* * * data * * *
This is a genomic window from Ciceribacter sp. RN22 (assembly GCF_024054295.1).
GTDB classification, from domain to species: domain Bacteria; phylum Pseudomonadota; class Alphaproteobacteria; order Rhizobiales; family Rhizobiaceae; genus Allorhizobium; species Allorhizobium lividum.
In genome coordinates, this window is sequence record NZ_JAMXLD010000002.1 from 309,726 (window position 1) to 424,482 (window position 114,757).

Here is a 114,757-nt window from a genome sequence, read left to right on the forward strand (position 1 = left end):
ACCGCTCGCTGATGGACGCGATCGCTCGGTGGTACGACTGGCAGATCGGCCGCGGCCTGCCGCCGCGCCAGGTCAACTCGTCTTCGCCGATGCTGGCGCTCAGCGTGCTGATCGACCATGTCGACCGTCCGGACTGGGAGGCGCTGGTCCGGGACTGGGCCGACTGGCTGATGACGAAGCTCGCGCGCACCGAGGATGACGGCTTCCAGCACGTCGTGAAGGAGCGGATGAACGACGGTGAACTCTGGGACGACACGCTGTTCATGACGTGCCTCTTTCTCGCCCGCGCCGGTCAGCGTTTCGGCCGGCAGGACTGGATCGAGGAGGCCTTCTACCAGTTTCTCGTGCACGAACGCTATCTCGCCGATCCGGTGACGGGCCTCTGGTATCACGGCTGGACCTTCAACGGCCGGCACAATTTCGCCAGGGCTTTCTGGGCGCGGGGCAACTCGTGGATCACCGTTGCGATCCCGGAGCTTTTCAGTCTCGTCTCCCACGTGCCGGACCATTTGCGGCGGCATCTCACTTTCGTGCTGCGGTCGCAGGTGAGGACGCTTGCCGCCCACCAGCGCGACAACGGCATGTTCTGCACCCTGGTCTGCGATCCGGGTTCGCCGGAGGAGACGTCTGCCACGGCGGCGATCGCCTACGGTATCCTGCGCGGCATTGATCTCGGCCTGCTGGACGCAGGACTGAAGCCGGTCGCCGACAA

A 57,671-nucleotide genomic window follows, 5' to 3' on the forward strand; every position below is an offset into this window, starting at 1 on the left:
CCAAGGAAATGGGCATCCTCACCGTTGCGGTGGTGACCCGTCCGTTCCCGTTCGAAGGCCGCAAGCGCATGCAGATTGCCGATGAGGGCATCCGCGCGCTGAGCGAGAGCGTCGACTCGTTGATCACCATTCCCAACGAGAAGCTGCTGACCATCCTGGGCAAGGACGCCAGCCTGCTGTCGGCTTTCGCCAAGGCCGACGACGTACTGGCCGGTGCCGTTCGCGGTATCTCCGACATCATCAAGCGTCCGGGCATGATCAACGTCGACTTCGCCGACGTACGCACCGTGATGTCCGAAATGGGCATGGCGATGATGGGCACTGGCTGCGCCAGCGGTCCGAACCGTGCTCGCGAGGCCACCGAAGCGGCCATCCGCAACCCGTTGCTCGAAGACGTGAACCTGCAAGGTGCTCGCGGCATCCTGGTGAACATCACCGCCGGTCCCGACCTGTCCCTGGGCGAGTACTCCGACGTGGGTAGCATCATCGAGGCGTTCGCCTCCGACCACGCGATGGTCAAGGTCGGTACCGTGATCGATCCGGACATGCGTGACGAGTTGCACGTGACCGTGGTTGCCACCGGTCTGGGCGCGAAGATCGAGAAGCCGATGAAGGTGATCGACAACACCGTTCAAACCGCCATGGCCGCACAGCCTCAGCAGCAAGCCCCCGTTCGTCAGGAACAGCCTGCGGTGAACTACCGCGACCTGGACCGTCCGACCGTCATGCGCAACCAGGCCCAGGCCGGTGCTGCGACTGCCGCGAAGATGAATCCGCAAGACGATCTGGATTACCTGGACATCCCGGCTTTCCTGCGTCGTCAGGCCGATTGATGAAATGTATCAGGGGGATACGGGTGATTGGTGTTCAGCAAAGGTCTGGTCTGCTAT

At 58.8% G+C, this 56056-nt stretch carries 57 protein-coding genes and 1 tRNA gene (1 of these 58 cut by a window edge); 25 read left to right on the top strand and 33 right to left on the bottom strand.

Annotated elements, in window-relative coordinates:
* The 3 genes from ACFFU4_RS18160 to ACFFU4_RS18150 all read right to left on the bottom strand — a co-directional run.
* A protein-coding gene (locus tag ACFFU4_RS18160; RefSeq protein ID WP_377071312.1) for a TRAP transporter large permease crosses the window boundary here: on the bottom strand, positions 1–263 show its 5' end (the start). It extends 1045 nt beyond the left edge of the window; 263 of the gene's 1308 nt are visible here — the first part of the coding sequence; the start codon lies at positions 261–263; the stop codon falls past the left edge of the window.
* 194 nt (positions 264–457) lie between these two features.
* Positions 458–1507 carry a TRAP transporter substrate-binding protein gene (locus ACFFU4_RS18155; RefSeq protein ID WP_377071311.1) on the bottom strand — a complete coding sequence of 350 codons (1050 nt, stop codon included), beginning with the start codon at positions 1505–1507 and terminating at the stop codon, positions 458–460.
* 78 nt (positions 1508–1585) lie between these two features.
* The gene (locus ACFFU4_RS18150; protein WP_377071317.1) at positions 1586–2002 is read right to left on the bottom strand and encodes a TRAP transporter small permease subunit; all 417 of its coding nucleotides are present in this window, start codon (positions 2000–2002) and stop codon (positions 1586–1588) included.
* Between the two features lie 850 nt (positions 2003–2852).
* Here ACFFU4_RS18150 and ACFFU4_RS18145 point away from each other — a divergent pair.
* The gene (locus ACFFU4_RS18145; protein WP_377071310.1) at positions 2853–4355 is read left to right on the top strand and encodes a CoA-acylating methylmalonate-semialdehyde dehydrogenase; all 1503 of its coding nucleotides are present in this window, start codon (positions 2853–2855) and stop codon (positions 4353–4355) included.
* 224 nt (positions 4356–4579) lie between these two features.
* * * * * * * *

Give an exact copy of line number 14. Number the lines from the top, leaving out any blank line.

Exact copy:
* 78 nt (positions 1508–1585) lie between these two features.